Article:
I imagined the motivational scenario of which Spike Lee made his new film, “Chi-raq,” since the film is pulsating with energy and frenzy. I imagined Lee sitting at his TV watching the news and, lo and behold, another unfortunate and foolish tragedy has occurred in America. Lee, pounding the arms of his chair with his fists, yells with more ferocity than he ever does when he is courtside at a Knick’s game. He is cussing at the screen, possibly with a volume that the news anchor could hear. Eventually he gets up, looks around in a hectic curiosity, and yells to himself and to anyone in the room, “What in the world is going on here? I need to make a movie! I need to make a movie!” He runs out of his house and makes the movie. “Chi-raq” is Lee’s act of breaking the glass that covers the fire extinguisher in an effort to control a fire that is uncontrollable. He’s angry. He is angry that he even has to make a film like this. But, boy, if you are going to make a film detailing on the war zone that is Chicago (nicknamed Chi-raq because more Americans have died there than in the country of Iraq), do so with gusto, confidence, and, yes, amusement.
Sometimes, the situation, the real situation, reaches a level of absurdity that one cannot begin to comprehend with monotone seriousness. The fact that the black life is thrown into this mobius strip of bad influence, violence, societal abandonment, and social contradiction can be inexplicable at times such that the chaos almost becomes cartoonish. At one end, Lee’s film is a spiritual catharsis, at another end it is a loud dirge to the fallen, and at another end it is a satire of human deficiency. All these rays of light collide in one prism. This is why Spike Lee draws inspirations directly from a diverse amount of sources including Kubrick’s own satire of human absurdity in “Dr. Strangelove,” and even the classical Greek comedy, “Lysistrata” written by Aristophanes. It is why the film is infused with so many colors and musical tones and textures, why the cinematography is at once restrained and defiant but also loose and chaotic. It is also why Lee doesn’t stop at the violent epidemic that rages the city and critiques traditional sexual dynamics of men towards women, of any color. Lee’s film is everywhere and it runs the risk of, well, being everywhere. Yet, Lee’s film plays like an angry rap, where thematic elements are thrown in like a stream of consciousness verse where each colorful word adds to the next in an effort to piece together a broken mural of an American tragedy.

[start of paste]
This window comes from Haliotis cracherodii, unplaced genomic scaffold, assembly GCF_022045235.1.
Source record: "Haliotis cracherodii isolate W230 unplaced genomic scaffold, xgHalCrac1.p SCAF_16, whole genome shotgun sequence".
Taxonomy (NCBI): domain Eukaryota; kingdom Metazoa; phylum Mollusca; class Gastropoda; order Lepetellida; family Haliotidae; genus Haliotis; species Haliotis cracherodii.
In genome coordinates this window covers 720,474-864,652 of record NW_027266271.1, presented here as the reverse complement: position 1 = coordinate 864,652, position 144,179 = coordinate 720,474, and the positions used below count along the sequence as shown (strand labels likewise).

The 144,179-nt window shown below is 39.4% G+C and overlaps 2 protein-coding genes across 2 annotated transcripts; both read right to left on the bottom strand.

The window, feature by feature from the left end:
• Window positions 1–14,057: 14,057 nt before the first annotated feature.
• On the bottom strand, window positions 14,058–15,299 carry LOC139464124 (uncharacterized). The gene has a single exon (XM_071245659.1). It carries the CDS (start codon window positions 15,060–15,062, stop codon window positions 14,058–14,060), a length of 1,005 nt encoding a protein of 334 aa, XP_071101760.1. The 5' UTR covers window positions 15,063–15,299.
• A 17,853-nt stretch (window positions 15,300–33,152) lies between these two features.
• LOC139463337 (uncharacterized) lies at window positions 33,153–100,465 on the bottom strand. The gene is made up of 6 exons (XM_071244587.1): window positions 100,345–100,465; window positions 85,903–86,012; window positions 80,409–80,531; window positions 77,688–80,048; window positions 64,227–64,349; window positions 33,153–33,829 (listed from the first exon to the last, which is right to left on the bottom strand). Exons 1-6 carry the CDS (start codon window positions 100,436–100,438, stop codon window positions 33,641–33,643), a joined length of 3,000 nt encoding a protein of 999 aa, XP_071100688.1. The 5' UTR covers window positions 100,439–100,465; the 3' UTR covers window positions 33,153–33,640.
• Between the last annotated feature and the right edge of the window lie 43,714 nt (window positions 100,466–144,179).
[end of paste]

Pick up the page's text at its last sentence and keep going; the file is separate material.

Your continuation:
After a little girl was killed by a stray bullet amid a gang fight between Chicago gangs, Lysistrata (Teyonah Parris), the girlfriend of gang leader and upstart rapper, Chi-raq (Nick Cannon), has had enough. With the support of her fellow females, they go on a sexual strike, inciting the tagline, “No peace. No piece,” that would hopefully get the gangs to put down their guns. It is a feminine stand against a defunct masculinity, forged from the fires of anger that these women feel as they wait for the next child, the child they bear, to be shot down. As the gang members sloop in their own sexual depression, other men, who are not involved in the violence, fight back against the women because they have to get that piece back. Some moments involving this particular form of conflict almost detach themselves from the essence of the film, but Lee, despite that, remains grounded even if the transitions between scenes can be cluttered and viscous.